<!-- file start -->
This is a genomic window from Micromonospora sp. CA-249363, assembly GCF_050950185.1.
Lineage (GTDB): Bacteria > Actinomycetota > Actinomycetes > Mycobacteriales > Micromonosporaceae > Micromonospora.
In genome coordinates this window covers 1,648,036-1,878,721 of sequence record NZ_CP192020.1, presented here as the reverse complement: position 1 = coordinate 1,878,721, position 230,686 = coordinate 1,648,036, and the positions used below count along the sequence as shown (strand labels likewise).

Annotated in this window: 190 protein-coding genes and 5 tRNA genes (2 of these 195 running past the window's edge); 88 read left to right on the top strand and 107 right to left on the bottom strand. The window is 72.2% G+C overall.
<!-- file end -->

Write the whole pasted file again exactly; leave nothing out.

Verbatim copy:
This is a genomic window from Micromonospora sp. CA-249363, assembly GCF_050950185.1.
Lineage (GTDB): Bacteria > Actinomycetota > Actinomycetes > Mycobacteriales > Micromonosporaceae > Micromonospora.
In genome coordinates this window covers 1,648,036-1,878,721 of sequence record NZ_CP192020.1, presented here as the reverse complement: position 1 = coordinate 1,878,721, position 230,686 = coordinate 1,648,036, and the positions used below count along the sequence as shown (strand labels likewise).

Annotated in this window: 190 protein-coding genes and 5 tRNA genes (2 of these 195 running past the window's edge); 88 read left to right on the top strand and 107 right to left on the bottom strand. The window is 72.2% G+C overall.